Since the start of COVID-19, the pandemic has been used as a justification for racism against Asians, both offline and online. Massey University conducted a study that revealed that New Zealand had lower levels of racism towards Asians compared to other locations in the world, but that level has spiked due to the pandemic. Now, to combat the injustice, New Zealand is continuing the conversations about racism through a new campaign, “Racism is No Joke.”

In February of 2020, the first COVID-19 cases appeared in New Zealand. Soon after, the country began its lockdown. Since then:

  • The number of race-related complaints from Asian New Zealanders rose from 23 complaints from September 1st, 2019 - January 31st, 2020 (or an average of 4.6 complaints per month) to 72 complaints from February 1st, 2020 - June 30th, 2020 (or an average of 14.4 complaints per month).
  • Calls to New Zealand’s Human Rights Commission’s (HRC) information line, where people could report instances of racism and discrimination, have increased by 30%.
  • Netsafe announced that online hate speech increased by 238% in 2020 compared to the last six months of 2019.

As a result, New Zealand’s HRC launched the “Racism is No Joke” initiative to raise awareness about this problem. The campaign features James Roque, a Filipino New Zealander comedian, in a video series about why racist jokes are wrong. Additionally, a Facebook and a WeChat group were formed for people to provide information about the impact of racism, share resources to combat it, and discuss their personal experiences with it so that others would realize that they were not alone and be encouraged to speak up. Meng Foon, the Race Relation Commissioner, has said that the campaign addresses anti-Asian memes, mean comments online, and xenophobic content, which some people view as “jokes.” Moreover, the campaign aims to educate those who may be unaware that they are being offensive or those who unknowingly participate in casual racist discussions and comments because they believe that it doesn’t hurt anyone. In reality, those “jokes” and the name-calling normalizes racism and leads to open hostility against Asians in the future.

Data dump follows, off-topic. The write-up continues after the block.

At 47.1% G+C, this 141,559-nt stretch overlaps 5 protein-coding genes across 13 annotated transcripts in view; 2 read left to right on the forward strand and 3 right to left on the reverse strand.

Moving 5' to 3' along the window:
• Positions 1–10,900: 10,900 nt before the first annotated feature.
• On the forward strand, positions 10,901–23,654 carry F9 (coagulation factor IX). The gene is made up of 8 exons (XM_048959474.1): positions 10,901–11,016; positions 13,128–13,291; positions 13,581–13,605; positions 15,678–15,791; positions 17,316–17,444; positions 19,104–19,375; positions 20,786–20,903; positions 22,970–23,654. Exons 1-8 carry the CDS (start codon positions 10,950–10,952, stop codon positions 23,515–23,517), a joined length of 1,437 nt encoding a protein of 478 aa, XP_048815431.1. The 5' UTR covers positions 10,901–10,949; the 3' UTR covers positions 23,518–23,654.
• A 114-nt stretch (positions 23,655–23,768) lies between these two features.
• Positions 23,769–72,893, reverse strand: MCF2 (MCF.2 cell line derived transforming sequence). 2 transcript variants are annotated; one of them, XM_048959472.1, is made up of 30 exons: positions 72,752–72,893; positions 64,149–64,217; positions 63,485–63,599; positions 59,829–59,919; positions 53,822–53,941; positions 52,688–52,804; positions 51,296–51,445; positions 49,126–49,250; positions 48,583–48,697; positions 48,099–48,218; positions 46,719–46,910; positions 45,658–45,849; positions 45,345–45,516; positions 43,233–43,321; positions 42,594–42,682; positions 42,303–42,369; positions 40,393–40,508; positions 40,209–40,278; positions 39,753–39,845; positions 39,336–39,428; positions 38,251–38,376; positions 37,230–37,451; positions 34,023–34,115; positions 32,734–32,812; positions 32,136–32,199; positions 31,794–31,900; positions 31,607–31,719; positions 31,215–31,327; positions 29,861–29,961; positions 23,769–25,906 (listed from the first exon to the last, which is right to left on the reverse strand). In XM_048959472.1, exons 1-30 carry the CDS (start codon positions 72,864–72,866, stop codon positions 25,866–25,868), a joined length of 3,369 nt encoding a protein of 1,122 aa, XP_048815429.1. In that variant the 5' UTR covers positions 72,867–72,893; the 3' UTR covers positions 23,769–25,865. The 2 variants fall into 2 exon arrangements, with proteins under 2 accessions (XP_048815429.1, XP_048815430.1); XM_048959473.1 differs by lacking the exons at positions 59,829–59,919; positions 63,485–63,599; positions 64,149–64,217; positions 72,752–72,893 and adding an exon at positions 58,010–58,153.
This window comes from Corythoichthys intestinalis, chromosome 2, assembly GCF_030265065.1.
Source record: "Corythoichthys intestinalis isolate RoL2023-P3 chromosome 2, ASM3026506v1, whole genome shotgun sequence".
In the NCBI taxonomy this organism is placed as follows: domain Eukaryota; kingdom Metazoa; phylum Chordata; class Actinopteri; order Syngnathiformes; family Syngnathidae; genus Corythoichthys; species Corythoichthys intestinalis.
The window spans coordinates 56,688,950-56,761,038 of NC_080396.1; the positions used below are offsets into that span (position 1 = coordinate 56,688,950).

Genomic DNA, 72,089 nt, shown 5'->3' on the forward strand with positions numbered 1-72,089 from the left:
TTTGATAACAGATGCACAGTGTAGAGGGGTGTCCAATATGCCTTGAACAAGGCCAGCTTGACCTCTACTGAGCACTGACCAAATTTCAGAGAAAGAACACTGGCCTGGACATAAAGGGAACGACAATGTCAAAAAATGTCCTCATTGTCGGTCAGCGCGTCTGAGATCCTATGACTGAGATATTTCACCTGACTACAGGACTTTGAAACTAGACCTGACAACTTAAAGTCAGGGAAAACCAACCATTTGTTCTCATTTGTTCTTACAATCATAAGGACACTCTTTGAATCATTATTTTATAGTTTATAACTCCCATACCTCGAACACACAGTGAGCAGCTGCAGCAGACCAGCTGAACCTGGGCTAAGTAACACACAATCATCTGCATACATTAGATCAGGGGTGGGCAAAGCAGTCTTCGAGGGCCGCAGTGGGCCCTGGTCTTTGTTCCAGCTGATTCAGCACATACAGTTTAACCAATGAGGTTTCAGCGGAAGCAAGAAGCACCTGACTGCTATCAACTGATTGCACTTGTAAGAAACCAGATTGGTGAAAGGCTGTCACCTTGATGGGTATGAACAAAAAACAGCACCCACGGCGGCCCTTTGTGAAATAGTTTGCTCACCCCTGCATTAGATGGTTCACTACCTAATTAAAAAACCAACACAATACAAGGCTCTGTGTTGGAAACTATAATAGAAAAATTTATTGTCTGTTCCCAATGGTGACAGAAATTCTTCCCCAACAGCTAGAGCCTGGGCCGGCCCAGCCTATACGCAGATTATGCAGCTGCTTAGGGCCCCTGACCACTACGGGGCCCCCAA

Later in the year, the HRC is planning its own survey about COVID-19 related racism and they are hoping to use that data to identify why and where it happens to help stop the issue. However, countless times, instances of racism go undisclosed for a variety of reasons, including:

  • People feeling unsafe reporting discrimination and racism
  • Not knowing who or where to seek support
  • A distrust in local authority figures to properly manage the situation
  • Language barriers

If the public is not reporting cases of racism— regardless of whether it's physical or verbal, online or offline— it is allowing it to continue and the information necessary to tackle racism to be inaccurate. To stop racism, we need to stand up for ourselves as well as others. Even small actions like listening empathically to people’s experiences, examining your prejudices, educating yourself, signing petitions, and attending protests can change the global conversation.